“Chilin” at the Hill Sun. Oct. 9th [Music]

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Delicious chili, great music and cold brews were the order of the day Sunday at the Phoenix Hill Tavern, 644 Baxter Ave.  A massive crowd gathered for the free chili samples and live entertainment, with the biggest throng there between about 2 p.m. and 3 p.m.  Coincidentally, that is when many of the contestants began to run out of chili, which was administered liberally in one ounce soufflé cups to the crowd.

At about 6:30 p.m., this year’s winners were announced.  In the restaurant division, Julep’s Catering took first place, capturing $1,000 worth of free advertising on radio station WAMZ, $400 in cash and a trophy.

In the individual’s competition, The Devil’s in the Details was announced as the winner, collecting a trip for two to the Bahamas, airfare for two, $400 in cash and a trophy.

One of the individual contestants sampled was booth number 44, Uncle Chunk’s Chili.  Chuck Meurer, the man behind Uncle Chunk’s, explained he got the name because his young nephew could not properly enunciate his name.  Their fourth attempt, their last two attempts netted them “third place” finishes.  This year, Chuck says he smoked the peppers and also says that his secret ingredient is a little “Merlot.”

In the restaurant division, the Backburner Grill of the Backdoor nightclub was represented by cook Troy Mock. Mock would warn each partaker to, “please do not burn your mouth as we just took it (the chili) off the fire.”

The Backburner Grill won first place on their first attempt back in 2009, and Mock says their secret ingredient is “love.”
“Care goes into every pot,” said Mock.  He said that they initially made only 15 gallons of chili, but made five more at the last minute, to satisfy the crowd.

And as for the crowd, Linda of Shively first heard of the Cookoff on WAMZ.  This was her first time to attend, and she came with her daughter, Lora, of the East End. Lora, her third time at the event, said, “I like the variety of chilies and the people-watching is great.”

Meanwhile, “I love the great weather, the bands and the beer,” said Linda.

Greg, of Germantown, came with his wife and two granddaughters.
“I like the different tastes of chili and the hotter the better,” he said. “I also like the free candy and toys they get and that it’s family-orientated.”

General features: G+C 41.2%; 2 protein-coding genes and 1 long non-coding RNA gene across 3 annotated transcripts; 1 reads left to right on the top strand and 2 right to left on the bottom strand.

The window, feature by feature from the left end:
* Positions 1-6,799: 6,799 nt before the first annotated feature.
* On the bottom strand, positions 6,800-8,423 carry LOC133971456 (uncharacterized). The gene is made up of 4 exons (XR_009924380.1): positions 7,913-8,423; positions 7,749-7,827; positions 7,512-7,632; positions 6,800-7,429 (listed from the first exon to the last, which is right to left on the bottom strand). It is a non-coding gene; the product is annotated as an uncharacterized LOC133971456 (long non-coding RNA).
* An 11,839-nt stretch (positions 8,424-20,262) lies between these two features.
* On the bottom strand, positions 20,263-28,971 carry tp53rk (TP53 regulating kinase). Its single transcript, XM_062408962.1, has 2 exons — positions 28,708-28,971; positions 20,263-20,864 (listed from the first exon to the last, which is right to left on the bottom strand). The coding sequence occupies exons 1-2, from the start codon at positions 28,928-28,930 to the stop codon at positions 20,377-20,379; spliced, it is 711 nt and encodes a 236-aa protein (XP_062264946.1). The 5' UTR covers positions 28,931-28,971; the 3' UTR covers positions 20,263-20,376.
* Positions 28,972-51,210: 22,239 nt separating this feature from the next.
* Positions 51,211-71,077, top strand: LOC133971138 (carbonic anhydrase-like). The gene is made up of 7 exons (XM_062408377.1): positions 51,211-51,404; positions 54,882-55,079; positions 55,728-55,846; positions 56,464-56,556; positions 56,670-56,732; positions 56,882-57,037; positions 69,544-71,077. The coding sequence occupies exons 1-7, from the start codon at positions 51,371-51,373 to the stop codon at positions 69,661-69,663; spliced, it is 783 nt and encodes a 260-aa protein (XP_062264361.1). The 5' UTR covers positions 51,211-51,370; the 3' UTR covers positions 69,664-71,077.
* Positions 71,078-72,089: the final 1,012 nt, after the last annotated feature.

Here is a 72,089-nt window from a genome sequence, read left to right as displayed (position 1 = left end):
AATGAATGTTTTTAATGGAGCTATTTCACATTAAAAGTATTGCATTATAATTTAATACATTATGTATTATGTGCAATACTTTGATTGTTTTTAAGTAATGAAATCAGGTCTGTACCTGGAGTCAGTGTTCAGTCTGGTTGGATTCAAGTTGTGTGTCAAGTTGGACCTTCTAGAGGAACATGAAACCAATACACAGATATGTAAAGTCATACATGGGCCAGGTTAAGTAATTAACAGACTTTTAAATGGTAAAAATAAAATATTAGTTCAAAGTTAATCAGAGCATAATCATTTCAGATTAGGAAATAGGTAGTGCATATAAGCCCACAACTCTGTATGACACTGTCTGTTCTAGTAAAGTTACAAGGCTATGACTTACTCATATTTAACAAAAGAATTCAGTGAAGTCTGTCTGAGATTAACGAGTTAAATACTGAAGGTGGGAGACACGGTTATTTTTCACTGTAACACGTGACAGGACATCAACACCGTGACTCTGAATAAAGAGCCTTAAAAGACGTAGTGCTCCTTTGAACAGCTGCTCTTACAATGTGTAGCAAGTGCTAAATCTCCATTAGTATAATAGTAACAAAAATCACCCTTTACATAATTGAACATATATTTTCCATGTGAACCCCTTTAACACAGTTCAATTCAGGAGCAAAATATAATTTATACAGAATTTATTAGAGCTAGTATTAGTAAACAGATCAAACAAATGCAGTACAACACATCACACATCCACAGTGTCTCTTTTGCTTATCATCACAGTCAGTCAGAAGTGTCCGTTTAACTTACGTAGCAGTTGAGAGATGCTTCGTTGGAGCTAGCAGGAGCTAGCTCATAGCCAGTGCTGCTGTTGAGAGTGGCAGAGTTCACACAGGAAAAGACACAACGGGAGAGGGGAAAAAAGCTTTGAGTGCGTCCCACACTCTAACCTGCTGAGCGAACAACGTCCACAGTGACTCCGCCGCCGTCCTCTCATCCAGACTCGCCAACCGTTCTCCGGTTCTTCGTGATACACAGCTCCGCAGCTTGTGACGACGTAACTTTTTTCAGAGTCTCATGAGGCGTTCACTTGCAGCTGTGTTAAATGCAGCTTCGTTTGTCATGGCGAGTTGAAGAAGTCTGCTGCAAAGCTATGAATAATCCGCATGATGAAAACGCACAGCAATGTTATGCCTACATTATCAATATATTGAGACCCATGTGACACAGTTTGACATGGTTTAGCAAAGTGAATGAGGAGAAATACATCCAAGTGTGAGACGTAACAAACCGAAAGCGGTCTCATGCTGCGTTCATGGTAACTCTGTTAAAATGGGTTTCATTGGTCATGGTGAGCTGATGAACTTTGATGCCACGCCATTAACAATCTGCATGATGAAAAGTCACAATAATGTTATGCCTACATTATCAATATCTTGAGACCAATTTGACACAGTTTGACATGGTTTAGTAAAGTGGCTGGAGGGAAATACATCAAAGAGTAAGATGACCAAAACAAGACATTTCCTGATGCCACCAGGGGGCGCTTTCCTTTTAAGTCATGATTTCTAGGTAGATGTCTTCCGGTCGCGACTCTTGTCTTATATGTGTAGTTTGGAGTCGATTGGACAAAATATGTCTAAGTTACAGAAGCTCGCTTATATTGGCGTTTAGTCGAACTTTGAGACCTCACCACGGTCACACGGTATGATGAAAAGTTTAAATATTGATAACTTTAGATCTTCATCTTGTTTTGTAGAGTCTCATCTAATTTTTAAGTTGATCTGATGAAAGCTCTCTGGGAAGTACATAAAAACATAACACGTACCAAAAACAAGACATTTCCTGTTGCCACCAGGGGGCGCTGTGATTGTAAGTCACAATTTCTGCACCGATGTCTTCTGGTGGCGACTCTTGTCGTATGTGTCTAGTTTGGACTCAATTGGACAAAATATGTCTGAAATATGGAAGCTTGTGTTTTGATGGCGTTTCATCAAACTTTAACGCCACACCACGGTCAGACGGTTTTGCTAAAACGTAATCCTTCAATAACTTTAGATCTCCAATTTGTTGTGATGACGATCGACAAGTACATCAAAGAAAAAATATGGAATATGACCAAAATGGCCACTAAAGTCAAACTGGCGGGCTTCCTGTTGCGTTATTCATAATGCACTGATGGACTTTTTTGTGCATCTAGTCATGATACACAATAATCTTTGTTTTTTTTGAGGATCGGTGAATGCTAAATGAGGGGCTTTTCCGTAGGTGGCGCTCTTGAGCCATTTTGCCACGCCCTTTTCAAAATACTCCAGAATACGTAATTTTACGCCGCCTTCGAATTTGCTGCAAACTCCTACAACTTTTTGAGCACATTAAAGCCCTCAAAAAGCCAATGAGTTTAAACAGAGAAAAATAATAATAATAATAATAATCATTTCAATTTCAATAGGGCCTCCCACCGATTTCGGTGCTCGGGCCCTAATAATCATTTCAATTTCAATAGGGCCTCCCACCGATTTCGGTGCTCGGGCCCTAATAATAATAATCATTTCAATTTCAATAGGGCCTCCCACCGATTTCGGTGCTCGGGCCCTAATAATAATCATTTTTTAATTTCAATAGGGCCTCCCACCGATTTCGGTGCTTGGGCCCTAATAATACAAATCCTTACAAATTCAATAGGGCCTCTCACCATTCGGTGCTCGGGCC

The music at the Cookoff, both outside and inside, was very good. One act on the Roof Garden, the Hi-Tops, stood out in particular.

They are a “girl” group, composed of five young ladies from the ages of 13 to 17. Led by lead singer, Remington Maxwell, they seemed to be very popular with the crowd. They also seemed very precocious—very talented to be so young.

The five celebrity judges had the unenviable task of picking the “best” chili for both the restaurant and individual categories. That meant sampling 61 portions, in a little less than two hours.

Armed with anti-gas medication, these brave chili warriors sat down at their table behind the yellow and black tape and began their “ordeal.”

Dawn Gee, WAVE – 3 TV News anchor admitted that she did not like being a judge.

“I can’t stand it . . . unless everyone wins.” She commented further. “I love chili. Real chili has spaghetti in it. Otherwise, it’s just sloppy joe and you need a bun for it.”

Ben Pine, WHAS – 11 TV meteorologist said he liked eating a year’s worth of chili in under two hours, plus the free refreshments.

“What I dislike is gaining 18 pounds in less than two hours.” said Pine.

Christa Ritchie, Courier-Journal columnist said, “I love chili. I hope I still like it after sampling 61 chilies, today.”

One of those chilies, was booth number 41, or Juke Joint Chili, an individual contestant. Jeff Crane said that they had made about eight gallons, which had run out by 2:30 p.m., serving up more than 1,200 samples.

For the competitors’ at Juke Joint, it’s all about reuniting. They have members from New Albany, Ind., New York, NY, St. Louis, Mo., Ft. Meyers, Fla., and even Ontario, Canada.

“This is our tenth year, and they come back every year. They come back and we get to see each other for this special weekend.” said Crane.

Brooke Boyd, Web master and the acknowledged “chili goddess” of Phoenix Hill Tavern, coordinated most of the details for this year’s event.

“There seemed to be a whole lot more people here this year. I attribute that to the great weather and the “word-of-mouth,” especially by the restaurant contestants.  I consider this event to be an extreme success and estimate our crowd at over 6,000 people.”

Photo by Arnold/Inuyaki
 

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